You know, for a man who famously claimed he was giving up directing movies in 2013, Stephen Soderbergh sure does direct a lot of movies. The Laundromat, another Netflix exclusive, is actually his second of this year, after High Flying Bird wowed me earlier on in 2019. This is actually the first Netflix film I saw a trailer for in a cinema, a sign, perhaps, that the streaming behemoth has higher hopes for this project than it has for many of its other originals.
There are certainly good reasons for such thinking. The director of course, but more than that there is the cast that he has managed to get together, replete with award winners and nominees, The Laundromat taking on the appearance of a Wes Anderson film almost, such are the many luminaries who could all stake a claim to a leading role. And there is the subject matter: the firm behind the so-called “Panama Papers”, one of recent histories most engaging, albeit somewhat confusing, stories. Has Netflix got another Roma on its hands? Or is Soderbergh pressing his luck with his second production within twelve months?
Jurgen Mossack (Gary Oldman) and Ramon Fonseca (Antonio Banderas), are the two heads of a Panama City law firm that helps their clients hide their assets in offshore tax havens. When retiree Ellen (Meryl Streep) suffers a terrible tragedy, her investigation of the shady manner that insurance was handled leads her to inquire after “Mossack Fonseca”, whose dealings have involved a wide variety of figures from around the world.
The Laundromat is certainly a unique film, insofar as it can be called a singular film. I say that because it really isn’t just one film, it’s more a collection of short stories that could have been parsed out into a TV or mini-series if the creators had been so inclined, and maybe they even thought about that. Using the framing device of Oldman and Banderas breaking the fourth wall to talk to the audience about the inner secrets of financial matters, it attempts to craft a general narrative of asking how the little people get shafted and why the rich engage in doing the shafting, but I would be lying if I said that it all comes together seamlessly in the attempt.
Undoubtedly influenced by 2015’s The Big Short, the most entertaining sections of The Laundromat are those moments when Oldman and Banderas glide across the screen, attempting to humorously educate the viewer about financial services, credit, bearer shares and, most importantly, shell companies. There is a campiness to it – especially from Oldman, positively luxuriating in the role of the flippant, non-chalent German Mossack – that is affecting, even when the topics being discussed are oh so serious. Soderbergh doesn’t even try to be subtle about what he is trying to get across: in the opening monologue, Banderas’ Fonseca offers, on the invention of currency, the visual comparison of giving fire to caveman, a fire that subsequently rages out of control as the two brokers walk out of the prehistoric desert and into a conveniently located nightclub.
There follows a series of monologues wherein the two are fantastically entertaining, though I hope it is OK for me to single out Oldman. An actor of his ability seems tailor made to ham it up this fashion, with the outrageous German accent and the unfailing ability to make very weighty subjects seem not at all that serious. In describing the events to be depicted he croons “Think of them as fairy-tales that actually happened” and later muses, in comically philosophical tones, on the suggestion his firm has been involved in something “bad” that “Bad is such a big word…for being such a small word”. Banderas is enjoying himself as well, and might be considered the more interesting character – his Fonseca became a lawyer to “save the world” by working with the UN, before he got bored and greedy – but this really is Oldman’s show. Of course, it should go without saying, that Oldman is a good enough actor that I would gladly watch him read the phone book if he was doing it in different accents.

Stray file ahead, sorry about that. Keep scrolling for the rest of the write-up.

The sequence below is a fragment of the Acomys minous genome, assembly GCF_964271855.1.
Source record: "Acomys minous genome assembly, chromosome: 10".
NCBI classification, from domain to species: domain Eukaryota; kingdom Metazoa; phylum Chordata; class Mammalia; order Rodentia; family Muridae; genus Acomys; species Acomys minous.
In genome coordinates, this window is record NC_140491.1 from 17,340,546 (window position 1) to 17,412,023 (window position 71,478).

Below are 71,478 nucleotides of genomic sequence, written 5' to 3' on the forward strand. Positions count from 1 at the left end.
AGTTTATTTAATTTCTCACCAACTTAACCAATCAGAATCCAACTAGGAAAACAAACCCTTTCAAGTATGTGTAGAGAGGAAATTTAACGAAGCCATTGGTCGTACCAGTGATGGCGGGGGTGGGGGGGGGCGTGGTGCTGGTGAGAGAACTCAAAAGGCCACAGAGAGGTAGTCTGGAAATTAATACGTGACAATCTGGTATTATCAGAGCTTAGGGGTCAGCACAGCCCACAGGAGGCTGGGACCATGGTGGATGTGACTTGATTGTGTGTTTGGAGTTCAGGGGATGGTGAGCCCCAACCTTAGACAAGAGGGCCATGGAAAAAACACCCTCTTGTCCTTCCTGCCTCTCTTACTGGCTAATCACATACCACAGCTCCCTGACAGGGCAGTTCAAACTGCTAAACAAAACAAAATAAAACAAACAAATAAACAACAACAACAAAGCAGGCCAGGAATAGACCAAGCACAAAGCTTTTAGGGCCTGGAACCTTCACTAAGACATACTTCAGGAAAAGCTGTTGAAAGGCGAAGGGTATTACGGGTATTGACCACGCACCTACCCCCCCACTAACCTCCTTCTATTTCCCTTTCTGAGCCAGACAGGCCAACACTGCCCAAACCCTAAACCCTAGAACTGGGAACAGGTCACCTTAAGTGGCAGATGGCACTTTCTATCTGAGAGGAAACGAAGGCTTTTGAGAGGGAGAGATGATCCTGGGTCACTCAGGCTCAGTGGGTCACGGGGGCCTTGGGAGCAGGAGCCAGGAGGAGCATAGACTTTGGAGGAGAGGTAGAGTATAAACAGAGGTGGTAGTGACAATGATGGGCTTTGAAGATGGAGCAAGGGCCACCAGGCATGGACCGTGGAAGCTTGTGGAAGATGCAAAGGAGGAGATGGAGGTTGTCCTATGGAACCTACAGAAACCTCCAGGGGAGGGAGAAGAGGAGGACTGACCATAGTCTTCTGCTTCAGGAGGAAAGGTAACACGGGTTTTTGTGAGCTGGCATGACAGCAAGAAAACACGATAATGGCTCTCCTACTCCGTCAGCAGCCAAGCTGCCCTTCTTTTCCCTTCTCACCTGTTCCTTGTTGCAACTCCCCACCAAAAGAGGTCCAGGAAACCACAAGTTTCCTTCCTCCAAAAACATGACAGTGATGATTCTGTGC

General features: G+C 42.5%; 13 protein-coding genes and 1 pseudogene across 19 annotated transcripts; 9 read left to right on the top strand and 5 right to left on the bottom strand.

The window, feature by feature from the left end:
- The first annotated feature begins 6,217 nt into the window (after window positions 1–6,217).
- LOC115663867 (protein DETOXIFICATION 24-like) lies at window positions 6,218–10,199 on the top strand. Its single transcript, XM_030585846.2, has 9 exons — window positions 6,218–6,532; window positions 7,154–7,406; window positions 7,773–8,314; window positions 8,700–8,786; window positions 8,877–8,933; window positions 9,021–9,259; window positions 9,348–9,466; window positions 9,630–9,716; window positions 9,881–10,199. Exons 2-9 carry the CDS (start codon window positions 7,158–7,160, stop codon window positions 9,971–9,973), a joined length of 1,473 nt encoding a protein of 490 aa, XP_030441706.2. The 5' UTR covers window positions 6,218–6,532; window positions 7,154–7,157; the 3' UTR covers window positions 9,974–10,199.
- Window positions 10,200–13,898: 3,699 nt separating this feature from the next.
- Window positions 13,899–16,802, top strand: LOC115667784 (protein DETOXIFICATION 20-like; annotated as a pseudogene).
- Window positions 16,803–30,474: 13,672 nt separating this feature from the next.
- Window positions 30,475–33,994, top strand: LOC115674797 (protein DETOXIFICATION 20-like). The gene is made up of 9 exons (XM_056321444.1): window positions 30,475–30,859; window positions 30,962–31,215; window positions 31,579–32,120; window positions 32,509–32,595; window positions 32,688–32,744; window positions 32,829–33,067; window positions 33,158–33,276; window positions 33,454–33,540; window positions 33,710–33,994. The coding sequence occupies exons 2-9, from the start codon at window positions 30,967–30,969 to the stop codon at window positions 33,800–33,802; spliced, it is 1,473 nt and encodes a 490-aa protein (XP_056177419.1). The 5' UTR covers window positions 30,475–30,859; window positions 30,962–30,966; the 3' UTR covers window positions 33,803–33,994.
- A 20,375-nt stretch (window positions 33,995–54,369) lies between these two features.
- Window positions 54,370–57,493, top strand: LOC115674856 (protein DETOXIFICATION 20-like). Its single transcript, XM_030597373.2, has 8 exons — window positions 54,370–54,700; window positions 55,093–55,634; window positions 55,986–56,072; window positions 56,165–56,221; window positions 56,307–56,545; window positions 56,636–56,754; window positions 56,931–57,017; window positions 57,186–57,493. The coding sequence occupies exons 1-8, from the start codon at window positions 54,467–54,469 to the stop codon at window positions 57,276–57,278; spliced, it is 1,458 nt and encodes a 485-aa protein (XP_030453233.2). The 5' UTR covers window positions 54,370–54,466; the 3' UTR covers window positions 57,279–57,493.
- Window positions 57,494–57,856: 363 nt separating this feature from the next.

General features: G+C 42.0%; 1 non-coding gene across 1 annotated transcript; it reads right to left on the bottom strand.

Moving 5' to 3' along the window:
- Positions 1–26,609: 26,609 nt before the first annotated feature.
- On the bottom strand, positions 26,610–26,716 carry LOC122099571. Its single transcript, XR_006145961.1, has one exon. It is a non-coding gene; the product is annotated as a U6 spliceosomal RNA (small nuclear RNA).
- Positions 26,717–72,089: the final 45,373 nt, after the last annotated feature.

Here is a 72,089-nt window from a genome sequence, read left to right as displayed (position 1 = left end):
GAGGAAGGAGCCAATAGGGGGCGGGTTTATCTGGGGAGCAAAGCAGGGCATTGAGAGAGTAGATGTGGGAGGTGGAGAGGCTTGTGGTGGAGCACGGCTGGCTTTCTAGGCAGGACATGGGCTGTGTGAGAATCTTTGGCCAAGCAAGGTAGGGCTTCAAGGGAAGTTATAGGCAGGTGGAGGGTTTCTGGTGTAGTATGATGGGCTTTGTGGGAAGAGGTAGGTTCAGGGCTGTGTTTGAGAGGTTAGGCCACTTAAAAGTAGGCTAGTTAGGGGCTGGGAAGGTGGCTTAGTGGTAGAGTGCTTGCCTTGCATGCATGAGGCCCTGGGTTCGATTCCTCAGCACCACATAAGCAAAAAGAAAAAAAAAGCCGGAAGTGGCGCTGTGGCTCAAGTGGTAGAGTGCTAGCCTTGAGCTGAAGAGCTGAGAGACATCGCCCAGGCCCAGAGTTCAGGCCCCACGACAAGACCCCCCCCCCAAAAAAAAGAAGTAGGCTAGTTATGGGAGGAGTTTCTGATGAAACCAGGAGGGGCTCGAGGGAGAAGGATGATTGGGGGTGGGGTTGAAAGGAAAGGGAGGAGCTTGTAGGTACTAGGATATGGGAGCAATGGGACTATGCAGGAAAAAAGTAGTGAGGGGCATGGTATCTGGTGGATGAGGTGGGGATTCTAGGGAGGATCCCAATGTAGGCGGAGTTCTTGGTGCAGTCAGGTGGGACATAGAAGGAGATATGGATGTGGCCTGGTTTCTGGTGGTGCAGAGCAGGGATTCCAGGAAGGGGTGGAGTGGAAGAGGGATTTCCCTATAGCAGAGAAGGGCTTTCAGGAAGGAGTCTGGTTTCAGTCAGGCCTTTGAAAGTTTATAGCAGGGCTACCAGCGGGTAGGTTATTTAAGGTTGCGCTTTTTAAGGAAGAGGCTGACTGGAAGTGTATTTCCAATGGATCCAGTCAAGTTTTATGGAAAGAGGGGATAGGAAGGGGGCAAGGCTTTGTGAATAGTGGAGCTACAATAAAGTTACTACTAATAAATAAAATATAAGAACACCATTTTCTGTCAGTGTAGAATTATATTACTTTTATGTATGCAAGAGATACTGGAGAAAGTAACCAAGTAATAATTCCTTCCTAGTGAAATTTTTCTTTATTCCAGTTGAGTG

Unfortunately, the tale this unorthodox Greek chorus is guiding us through is, in the end, a disjointed and unfulfilling affair. Perhaps this is the intention, owing to the complex subject matter, but that doesn’t make the subsequent depiction a good idea. Vaguely split into five lessons that Mossack and Fonseca want to impart to the audience about what they do – that begins with a refutation of the Biblical maxim “The meek shall inherit the Earth” and ends with a plea to understand when your actions are close to getting you killed – The Laundromat becomes the aforementioned series of short stories, all of them interesting in their own way, but none of them really fully-formed enough to be a true stand-out effort from the director.
There is Meryl Streep’s Ellen of course, sort of nominally the main character. Streep is excellent in the role of a “normal” person who gets caught up unwillingly in this game of international financial skulduggery, dealing with a large amount of grief and life upset. Much like Oldman (who, it is revealed strangely late-on, she gets to act with in an unexpected way) her talent is obvious, most notably in a daydream sequence where she finds Mossack Fonseca’s office and starts firing off a shotgun. But the problem is that her plot/sub-plot just doesn’t go anywhere. She’s no Erin Brockovich, to nod at a better film from the director. She investigates Fonseca and in another movie that investigation would lead somewhere, but in this case it just sort of tapers off, and Ellen disappears from the film for large stretches of the second half.